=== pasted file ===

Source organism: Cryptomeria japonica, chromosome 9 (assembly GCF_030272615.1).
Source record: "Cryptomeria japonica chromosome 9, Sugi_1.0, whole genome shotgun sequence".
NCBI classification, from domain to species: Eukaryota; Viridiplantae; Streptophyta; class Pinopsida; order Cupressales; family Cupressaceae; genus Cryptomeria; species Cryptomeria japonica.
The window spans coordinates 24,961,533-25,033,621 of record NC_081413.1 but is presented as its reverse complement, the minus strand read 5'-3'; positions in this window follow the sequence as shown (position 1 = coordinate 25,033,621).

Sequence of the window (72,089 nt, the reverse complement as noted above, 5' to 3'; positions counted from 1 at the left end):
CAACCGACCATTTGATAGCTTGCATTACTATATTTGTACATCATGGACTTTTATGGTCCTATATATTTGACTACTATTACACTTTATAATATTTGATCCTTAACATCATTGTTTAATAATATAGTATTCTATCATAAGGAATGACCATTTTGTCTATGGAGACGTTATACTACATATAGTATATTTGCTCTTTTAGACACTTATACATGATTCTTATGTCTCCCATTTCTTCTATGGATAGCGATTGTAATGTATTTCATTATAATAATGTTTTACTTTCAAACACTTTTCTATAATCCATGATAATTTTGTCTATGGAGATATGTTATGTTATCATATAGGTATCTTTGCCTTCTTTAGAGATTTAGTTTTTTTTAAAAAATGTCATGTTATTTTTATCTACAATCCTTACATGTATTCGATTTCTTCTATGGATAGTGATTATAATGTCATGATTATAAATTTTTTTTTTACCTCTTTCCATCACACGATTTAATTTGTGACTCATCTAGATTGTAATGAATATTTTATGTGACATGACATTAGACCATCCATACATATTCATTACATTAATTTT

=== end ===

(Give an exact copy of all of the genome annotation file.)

Source organism: Cryptomeria japonica, chromosome 9 (assembly GCF_030272615.1).
Source record: "Cryptomeria japonica chromosome 9, Sugi_1.0, whole genome shotgun sequence".
NCBI classification, from domain to species: Eukaryota; Viridiplantae; Streptophyta; class Pinopsida; order Cupressales; family Cupressaceae; genus Cryptomeria; species Cryptomeria japonica.
The window spans coordinates 24,961,533-25,033,621 of record NC_081413.1 but is presented as its reverse complement, the minus strand read 5'-3'; positions in this window follow the sequence as shown (position 1 = coordinate 25,033,621).

Sequence of the window (72,089 nt, the reverse complement as noted above, 5' to 3'; positions counted from 1 at the left end):
CAACCGACCATTTGATAGCTTGCATTACTATATTTGTACATCATGGACTTTTATGGTCCTATATATTTGACTACTATTACACTTTATAATATTTGATCCTTAACATCATTGTTTAATAATATAGTATTCTATCATAAGGAATGACCATTTTGTCTATGGAGACGTTATACTACATATAGTATATTTGCTCTTTTAGACACTTATACATGATTCTTATGTCTCCCATTTCTTCTATGGATAGCGATTGTAATGTATTTCATTATAATAATGTTTTACTTTCAAACACTTTTCTATAATCCATGATAATTTTGTCTATGGAGATATGTTATGTTATCATATAGGTATCTTTGCCTTCTTTAGAGATTTAGTTTTTTTTAAAAAATGTCATGTTATTTTTATCTACAATCCTTACATGTATTCGATTTCTTCTATGGATAGTGATTATAATGTCATGATTATAAATTTTTTTTTTACCTCTTTCCATCACACGATTTAATTTGTGACTCATCTAGATTGTAATGAATATTTTATGTGACATGACATTAGACCATCCATACATATTCATTACATTAATTTT